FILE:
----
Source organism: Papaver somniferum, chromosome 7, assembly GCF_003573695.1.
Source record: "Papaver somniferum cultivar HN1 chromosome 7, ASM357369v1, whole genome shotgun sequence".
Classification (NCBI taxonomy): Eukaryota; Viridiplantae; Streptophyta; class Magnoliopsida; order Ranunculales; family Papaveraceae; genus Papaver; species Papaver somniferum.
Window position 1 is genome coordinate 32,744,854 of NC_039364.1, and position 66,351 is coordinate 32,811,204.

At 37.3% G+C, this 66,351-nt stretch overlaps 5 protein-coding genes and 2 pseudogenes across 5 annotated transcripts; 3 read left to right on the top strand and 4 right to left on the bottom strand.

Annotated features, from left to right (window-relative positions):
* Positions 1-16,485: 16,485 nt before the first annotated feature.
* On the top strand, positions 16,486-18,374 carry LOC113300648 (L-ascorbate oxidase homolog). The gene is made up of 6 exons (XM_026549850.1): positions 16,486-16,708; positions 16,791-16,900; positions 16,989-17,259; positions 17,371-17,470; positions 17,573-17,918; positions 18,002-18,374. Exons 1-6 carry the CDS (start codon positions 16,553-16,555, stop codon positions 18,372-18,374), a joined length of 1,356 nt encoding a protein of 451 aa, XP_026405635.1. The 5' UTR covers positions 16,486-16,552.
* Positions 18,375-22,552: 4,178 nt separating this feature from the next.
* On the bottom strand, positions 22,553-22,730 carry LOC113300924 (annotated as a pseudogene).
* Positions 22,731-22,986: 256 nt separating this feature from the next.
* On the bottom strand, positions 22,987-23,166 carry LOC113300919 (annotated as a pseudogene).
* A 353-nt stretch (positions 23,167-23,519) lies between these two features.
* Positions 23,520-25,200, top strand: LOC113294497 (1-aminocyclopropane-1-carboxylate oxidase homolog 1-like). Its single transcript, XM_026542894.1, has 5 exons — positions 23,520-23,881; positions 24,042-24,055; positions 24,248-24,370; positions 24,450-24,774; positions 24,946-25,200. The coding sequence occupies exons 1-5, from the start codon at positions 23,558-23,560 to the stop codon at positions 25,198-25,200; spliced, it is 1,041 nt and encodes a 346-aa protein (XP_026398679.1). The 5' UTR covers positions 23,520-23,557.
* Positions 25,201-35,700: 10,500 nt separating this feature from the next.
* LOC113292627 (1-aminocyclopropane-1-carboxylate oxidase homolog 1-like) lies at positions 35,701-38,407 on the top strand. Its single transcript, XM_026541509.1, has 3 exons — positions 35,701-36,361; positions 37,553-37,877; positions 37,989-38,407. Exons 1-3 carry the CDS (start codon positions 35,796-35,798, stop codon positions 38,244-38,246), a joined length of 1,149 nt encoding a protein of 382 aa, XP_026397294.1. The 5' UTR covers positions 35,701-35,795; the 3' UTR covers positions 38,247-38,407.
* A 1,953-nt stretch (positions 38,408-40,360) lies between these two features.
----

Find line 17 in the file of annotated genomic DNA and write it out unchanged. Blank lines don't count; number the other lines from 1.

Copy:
* A 1,953-nt stretch (positions 38,408-40,360) lies between these two features.